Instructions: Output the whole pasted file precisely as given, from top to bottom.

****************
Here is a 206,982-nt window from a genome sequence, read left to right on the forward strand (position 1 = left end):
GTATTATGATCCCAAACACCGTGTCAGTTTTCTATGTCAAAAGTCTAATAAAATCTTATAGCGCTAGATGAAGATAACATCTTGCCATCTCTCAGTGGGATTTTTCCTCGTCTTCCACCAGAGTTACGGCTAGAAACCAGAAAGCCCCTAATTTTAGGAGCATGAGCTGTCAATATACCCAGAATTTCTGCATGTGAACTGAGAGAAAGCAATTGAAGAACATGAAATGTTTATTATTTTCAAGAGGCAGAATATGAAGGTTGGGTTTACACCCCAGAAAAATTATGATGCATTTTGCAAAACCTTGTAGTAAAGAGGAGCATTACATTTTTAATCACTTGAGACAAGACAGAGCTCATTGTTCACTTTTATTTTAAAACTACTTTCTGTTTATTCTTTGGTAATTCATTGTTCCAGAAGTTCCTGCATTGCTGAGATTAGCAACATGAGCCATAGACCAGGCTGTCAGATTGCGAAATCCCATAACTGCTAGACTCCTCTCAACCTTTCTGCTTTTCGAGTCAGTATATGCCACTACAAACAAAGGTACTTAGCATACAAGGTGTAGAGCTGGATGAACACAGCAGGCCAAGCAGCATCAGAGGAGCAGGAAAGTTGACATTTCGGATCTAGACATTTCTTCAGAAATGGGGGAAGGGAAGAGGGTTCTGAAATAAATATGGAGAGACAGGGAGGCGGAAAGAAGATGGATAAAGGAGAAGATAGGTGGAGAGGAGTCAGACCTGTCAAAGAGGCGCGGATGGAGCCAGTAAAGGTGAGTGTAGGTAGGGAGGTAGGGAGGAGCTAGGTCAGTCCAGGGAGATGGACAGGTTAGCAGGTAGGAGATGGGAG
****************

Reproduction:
Here is a 206,982-nt window from a genome sequence, read left to right on the forward strand (position 1 = left end):
GTATTATGATCCCAAACACCGTGTCAGTTTTCTATGTCAAAAGTCTAATAAAATCTTATAGCGCTAGATGAAGATAACATCTTGCCATCTCTCAGTGGGATTTTTCCTCGTCTTCCACCAGAGTTACGGCTAGAAACCAGAAAGCCCCTAATTTTAGGAGCATGAGCTGTCAATATACCCAGAATTTCTGCATGTGAACTGAGAGAAAGCAATTGAAGAACATGAAATGTTTATTATTTTCAAGAGGCAGAATATGAAGGTTGGGTTTACACCCCAGAAAAATTATGATGCATTTTGCAAAACCTTGTAGTAAAGAGGAGCATTACATTTTTAATCACTTGAGACAAGACAGAGCTCATTGTTCACTTTTATTTTAAAACTACTTTCTGTTTATTCTTTGGTAATTCATTGTTCCAGAAGTTCCTGCATTGCTGAGATTAGCAACATGAGCCATAGACCAGGCTGTCAGATTGCGAAATCCCATAACTGCTAGACTCCTCTCAACCTTTCTGCTTTTCGAGTCAGTATATGCCACTACAAACAAAGGTACTTAGCATACAAGGTGTAGAGCTGGATGAACACAGCAGGCCAAGCAGCATCAGAGGAGCAGGAAAGTTGACATTTCGGATCTAGACATTTCTTCAGAAATGGGGGAAGGGAAGAGGGTTCTGAAATAAATATGGAGAGACAGGGAGGCGGAAAGAAGATGGATAAAGGAGAAGATAGGTGGAGAGGAGTCAGACCTGTCAAAGAGGCGCGGATGGAGCCAGTAAAGGTGAGTGTAGGTAGGGAGGTAGGGAGGAGCTAGGTCAGTCCAGGGAGATGGACAGGTTAGCAGGTAGGAGATGGGAG